What’s next for the Soca Warriors?
I suppose that the answer to that question is more complicated than losing a football match or even a regional tournament.
A United Nations study, which was launched in Port-of-Spain yesterday, reports that only 25 per cent of the population either feel secure or “very secure” in Trinidad and Tobago, while just under 53 per cent have confidence in the police to control crime. These are among the findings of the Caribbean Human Development Report 2012 published by the United Nations Development Programme (UNDP). Both the “security perception” and police confidence scores for this country were among the lowest cited in the study which spanned seven Caribbean Community (Caricom) countries—Antigua and Barbuda, Barbados, Guyana, Jamaica, Saint Lucia, Suriname and Trinidad and Tobago.
Official figures covering the period 1990—2010 place this country second in per capita homicide rates (35.2 per 100,000 and declining, according to the UN Office on Drugs and Crime), behind Jamaica (also declining at 52.1 in 2010) and ahead of Saint Lucia (25.2), which is trending upward. A team led by Director of the UWI (Mona) Institute of Criminal Justice and Security, Prof Anthony Harriott surveyed 11,555 persons in the seven countries and held consultations with 450 experts in 2010 to come up with the findings of the report. Official statistics were also used as part of the analysis. An overview of the report suggests “the elevated rates of violent crime in the Caribbean may be taken as evidence of social inequalities that restrict the choices to large sections of the vulnerable population.” “Crime may thus rightly be regarded as being a profoundly developmental problem,” the report says.
As a consequence, the report proposes a variety of measures which acknowledges that “human development, human rights and citizen security are interdependent.” The UNDP Citizen Security Survey found that a regional average of 46 per cent of citizens either felt secure or very secure. Barbados led with 79 per cent while Trinidad and Tobago trailed with 25 per cent. Among the youth, the regional “security perception” average was 40 per cent and the survey reports that as many as 19.4 per cent of them had been victims of some form of crime over the past ten years. Caribbean confidence in the police to control crime averaged 66 per cent. In Trinidad and Tobago, 52.7 per cent expressed “some amount of confidence” in the police and 4.6 per cent said they had “a great deal of confidence.” The survey findings on “self-reported criminal victimisation” placed this country fourth in the list of countries, with 10.2 per cent of those surveyed claiming they had reported crimes committed against them. The leading country in this area of concern was Antigua and Barbuda with 11.2 per cent.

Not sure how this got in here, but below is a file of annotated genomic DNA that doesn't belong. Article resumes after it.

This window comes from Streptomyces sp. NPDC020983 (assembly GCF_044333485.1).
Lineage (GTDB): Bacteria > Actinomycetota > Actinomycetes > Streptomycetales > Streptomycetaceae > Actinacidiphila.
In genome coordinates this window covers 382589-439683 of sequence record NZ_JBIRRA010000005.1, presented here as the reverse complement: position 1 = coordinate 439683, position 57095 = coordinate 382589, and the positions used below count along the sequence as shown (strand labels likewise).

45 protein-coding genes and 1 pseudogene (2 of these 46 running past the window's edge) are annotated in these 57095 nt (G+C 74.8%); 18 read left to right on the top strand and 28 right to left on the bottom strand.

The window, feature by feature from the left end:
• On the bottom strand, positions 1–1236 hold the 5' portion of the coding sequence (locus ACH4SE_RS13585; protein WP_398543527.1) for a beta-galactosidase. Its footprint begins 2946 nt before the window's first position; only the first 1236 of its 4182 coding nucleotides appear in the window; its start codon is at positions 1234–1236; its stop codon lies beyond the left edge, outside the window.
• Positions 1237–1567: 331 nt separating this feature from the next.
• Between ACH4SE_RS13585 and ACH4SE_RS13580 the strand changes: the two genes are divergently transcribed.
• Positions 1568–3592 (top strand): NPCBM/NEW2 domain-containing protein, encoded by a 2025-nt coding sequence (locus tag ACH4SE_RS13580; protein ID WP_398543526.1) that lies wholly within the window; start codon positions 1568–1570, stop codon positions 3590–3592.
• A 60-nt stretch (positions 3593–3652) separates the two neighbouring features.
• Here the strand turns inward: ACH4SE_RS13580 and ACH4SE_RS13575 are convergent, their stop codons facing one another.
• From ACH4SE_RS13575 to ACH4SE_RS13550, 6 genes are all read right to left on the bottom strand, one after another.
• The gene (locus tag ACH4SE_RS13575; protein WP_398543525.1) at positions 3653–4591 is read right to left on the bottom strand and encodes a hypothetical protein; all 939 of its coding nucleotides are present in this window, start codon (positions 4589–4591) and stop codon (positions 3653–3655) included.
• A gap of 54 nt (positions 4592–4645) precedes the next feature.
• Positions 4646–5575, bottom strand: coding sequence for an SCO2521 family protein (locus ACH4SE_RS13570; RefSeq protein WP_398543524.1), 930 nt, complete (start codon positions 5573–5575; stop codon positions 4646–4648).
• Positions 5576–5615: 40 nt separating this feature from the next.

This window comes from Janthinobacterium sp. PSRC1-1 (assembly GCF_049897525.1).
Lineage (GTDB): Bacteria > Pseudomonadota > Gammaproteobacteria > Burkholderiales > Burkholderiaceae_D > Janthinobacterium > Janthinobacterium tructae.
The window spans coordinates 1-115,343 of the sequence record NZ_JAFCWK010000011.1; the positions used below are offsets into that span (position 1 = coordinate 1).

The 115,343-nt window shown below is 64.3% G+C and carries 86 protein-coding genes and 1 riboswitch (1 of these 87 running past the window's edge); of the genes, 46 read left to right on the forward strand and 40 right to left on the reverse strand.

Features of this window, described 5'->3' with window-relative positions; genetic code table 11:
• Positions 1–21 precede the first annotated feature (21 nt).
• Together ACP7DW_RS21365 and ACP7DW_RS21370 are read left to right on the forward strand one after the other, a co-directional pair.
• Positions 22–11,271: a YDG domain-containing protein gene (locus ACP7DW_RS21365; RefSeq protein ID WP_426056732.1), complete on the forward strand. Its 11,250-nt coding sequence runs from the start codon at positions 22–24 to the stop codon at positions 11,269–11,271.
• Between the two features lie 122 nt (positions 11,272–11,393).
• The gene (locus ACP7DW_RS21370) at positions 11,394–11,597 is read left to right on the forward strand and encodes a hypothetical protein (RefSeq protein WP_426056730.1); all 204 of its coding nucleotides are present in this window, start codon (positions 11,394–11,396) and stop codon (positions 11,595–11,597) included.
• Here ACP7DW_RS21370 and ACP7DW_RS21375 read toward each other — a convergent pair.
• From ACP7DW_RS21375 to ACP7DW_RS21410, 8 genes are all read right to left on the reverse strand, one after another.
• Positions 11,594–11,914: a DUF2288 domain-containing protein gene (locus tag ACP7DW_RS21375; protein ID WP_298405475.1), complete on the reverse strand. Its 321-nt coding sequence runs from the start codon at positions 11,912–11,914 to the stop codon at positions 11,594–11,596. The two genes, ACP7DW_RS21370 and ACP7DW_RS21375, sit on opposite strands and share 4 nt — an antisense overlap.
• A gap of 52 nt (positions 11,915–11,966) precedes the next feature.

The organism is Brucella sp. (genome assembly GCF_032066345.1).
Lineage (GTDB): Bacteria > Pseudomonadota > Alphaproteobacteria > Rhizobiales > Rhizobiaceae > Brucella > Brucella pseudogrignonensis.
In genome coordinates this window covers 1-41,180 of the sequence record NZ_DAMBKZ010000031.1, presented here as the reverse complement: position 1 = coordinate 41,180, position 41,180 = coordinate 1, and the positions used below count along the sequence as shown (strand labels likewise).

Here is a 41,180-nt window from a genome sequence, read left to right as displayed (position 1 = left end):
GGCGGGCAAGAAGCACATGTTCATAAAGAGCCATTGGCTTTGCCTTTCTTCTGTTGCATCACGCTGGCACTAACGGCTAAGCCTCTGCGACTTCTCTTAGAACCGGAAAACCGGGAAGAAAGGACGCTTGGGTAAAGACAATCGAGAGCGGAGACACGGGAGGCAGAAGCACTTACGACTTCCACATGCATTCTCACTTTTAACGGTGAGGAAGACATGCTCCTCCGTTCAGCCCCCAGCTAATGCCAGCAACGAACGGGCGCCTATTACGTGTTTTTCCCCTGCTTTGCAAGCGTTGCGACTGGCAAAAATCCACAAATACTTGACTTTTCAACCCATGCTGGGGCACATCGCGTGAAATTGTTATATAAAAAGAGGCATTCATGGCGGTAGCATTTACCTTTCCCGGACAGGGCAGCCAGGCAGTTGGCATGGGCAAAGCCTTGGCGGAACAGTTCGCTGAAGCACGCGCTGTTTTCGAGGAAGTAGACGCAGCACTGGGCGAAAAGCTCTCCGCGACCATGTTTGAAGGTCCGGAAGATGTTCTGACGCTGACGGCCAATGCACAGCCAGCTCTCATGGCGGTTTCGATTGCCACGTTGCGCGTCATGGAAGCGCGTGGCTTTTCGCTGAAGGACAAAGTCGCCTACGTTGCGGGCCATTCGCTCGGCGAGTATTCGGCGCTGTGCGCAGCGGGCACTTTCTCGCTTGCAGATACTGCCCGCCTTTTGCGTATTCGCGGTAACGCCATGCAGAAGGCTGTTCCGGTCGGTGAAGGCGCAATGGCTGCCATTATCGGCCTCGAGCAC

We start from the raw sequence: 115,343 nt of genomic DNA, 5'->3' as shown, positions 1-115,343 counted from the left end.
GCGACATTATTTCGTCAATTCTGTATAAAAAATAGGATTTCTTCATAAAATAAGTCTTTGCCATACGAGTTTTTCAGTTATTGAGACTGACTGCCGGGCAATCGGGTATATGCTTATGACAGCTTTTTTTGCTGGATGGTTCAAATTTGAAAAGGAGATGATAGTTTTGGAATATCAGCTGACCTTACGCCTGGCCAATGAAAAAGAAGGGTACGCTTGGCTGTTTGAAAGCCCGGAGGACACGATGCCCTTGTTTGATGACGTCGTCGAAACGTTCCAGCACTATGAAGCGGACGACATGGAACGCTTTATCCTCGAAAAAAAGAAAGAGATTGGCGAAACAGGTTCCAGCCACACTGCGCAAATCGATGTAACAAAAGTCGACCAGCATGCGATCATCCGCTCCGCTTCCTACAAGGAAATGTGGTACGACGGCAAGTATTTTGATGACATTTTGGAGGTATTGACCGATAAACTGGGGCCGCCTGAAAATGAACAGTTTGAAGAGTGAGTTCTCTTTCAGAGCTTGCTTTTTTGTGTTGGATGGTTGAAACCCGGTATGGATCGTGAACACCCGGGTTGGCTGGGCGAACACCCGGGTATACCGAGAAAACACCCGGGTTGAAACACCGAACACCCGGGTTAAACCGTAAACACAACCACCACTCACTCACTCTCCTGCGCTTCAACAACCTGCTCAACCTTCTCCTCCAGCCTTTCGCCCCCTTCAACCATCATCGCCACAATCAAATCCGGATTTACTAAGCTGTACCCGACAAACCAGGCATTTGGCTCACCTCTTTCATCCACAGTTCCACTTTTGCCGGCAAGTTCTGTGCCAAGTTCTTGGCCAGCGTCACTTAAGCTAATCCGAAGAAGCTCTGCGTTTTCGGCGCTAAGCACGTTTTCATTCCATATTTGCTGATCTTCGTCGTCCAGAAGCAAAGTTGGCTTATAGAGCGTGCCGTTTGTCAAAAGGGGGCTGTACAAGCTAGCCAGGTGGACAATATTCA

Second was Saint Lucia with 10.9 per cent and Barbados, which scores high on its social intervention programmes, was third with 10.8 per cent. This generated some surprise among researchers involved in the project, given Jamaica and Trinidad and Tobago’s high profile for violent crime. The main recommendations proposed by the report include actions to reduce victimisation, reduce risk and build youth resilience, control street gangs and organised crime, transform the police, reform the justice system and build capacity for “evidence based policy.